Like a founder

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How’s about this royal commission, ay?

It’s hard to watch.

Big, robust, established brands taking a bashing every which way, and rightly so. There’s nowhere to hide!

I was talking to a friend who works at AMP and she rolled her eyes showing me an article about the sordid details of dodgy director activity; saying Thomas Mort (who co-founded Australian Mutual Provident – AMP) must be rolling in his grave!

I got wondering…

Would the ghost of Mr Mort really be wailing and gnashing his teeth somewhere – completely deflated at what his baby had become?

What did he want AMP to be when it was a wee fledging?

So I interneted…

And I scored!

From the Argus (a popular old Melbourne newspaper) of 1877 Feb 9th,  a reporter wrote this of the ambition of the infant institution:

“Moved by such spectacles of bereavement and destitution, and doubtless observing that comparatively few had availed themselves of life assurance, our founders combined together to establish a society not for money-making, but for mutual aid, and to induce all within the sphere of their influence to unite in the good cause.”*

!!!!

And again, quoting the Founders…

“It is hoped the directors and superior officers will never be found wanting in vigilance, sagacity and probity in administering their sacred trust; but I have often tried to impress upon the members, and I take this public opportunity of reiterating that a heavy responsibility rests upon them also. It lies with them to fill up vacancies on the board and they should see to it that their votes are never given on any ground of mere personal friendship or antipathy, or because of the importunities of candidates. Always seek out and support trustworthy men who have the best interests of the society at heart and who have shown the ripe fruits of prudence, knowledge and experience in other walks of life.”*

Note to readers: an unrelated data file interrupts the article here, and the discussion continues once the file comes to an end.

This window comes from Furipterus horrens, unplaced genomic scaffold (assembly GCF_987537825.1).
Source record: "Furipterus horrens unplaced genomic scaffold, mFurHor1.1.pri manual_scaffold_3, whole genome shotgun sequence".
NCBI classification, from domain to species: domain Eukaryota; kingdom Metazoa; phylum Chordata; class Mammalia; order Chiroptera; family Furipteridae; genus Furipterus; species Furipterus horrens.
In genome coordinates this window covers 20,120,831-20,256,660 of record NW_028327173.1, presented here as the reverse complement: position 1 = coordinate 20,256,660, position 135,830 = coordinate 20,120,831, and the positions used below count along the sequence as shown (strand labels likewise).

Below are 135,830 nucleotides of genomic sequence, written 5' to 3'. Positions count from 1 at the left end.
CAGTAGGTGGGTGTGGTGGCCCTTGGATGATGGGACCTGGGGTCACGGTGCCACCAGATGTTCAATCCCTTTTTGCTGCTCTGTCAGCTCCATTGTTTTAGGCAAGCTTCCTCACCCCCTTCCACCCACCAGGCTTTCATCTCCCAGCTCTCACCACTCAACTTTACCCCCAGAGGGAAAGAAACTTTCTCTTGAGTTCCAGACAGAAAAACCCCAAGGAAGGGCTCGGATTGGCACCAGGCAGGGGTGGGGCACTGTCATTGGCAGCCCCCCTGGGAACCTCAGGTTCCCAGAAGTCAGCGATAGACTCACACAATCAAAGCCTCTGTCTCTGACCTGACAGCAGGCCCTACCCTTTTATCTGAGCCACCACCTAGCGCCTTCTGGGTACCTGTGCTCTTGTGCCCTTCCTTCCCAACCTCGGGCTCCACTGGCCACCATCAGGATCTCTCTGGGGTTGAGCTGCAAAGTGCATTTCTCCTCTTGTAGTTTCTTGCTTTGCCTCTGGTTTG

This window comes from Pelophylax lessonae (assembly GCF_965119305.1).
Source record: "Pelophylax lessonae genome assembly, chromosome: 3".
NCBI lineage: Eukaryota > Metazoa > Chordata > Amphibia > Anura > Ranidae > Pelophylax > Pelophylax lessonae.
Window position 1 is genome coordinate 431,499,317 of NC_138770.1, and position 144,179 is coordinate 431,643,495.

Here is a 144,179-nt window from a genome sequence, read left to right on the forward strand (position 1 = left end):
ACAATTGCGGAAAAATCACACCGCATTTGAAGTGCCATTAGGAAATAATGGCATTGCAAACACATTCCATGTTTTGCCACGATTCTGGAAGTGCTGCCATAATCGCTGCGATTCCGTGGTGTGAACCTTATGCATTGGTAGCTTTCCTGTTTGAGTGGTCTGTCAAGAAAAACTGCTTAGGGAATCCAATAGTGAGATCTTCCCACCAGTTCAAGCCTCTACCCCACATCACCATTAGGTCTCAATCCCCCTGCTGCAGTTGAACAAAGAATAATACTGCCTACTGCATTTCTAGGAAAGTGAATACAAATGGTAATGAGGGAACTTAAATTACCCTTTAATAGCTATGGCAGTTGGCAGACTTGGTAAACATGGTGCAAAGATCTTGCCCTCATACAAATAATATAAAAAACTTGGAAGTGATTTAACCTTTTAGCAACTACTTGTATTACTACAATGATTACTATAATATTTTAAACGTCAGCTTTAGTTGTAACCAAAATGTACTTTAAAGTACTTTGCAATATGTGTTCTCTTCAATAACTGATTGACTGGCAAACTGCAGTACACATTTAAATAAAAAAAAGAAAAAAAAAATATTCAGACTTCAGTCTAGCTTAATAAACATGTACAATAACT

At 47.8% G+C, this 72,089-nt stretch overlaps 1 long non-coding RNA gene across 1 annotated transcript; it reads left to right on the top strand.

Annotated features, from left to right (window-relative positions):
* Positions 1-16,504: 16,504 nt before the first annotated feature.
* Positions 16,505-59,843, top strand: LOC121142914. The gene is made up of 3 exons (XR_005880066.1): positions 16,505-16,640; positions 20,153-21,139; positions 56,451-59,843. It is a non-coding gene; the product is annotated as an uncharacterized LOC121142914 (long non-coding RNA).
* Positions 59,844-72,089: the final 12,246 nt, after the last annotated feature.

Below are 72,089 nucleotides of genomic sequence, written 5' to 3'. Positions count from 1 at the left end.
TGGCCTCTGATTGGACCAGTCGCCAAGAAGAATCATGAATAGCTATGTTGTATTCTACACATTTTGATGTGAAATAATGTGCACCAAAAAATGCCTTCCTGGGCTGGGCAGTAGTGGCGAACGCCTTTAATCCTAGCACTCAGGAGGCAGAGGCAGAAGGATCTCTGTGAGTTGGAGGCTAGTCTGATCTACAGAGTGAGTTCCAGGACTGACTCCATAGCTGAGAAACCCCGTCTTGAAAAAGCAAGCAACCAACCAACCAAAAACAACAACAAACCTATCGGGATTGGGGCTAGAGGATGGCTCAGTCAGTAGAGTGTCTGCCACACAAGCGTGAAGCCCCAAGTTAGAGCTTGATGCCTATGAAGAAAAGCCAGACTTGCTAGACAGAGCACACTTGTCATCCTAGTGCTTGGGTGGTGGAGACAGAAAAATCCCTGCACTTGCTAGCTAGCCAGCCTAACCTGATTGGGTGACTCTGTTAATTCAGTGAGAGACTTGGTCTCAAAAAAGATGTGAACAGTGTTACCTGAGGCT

!!!!!!

Eeeeppp – yes, I think there might be some Earth moving going on!

It makes you wonder how many other creaky old founders would be rolling in their graves at times like this, despairing of the nobility of the institutions they had bled to breathe life into…

Why does this happen?

Is it the inevitable side-effect of corporate growth?

When an organisation starts becoming successful and piles on the employees, does the essence of the Founder get further and further away from the heart of the business? (Not to mention once the Founder passes on!)

Is it realistic to expect hundreds, thousands and sometimes tens of thousands of employees to demonstrate the same intensity, altruism, guts, passion, conviction and single-mindedness the Founder may have had?

We worry about this at MamaTray and have developed ‘Like A Founder’ – a program to rediscover and infuse the Founder’s energy, ambitions and character back into an organisation.

Our ultimate aim is to make sure graves, and more importantly, legacies are still respected, optimised and celebrated.

If you’d like us to help your organisation get in touch with its inner Founder, just drop us an email at help@mamatray.com.

No rollin’!

*https://trove.nla.gov.au/newspaper/article/5914425
Image: https://dictionaryofsydney.org/person/mort_thomas_sutcliffe


These wise words come from the brain of Mandy Lawler.

Worketypes

Archetypes – I just can’t say the word without wincing!

It was all the rage a while ago to apply in brand strategising and I was stabbing myself in the eye with what seemed like its mindless simplification.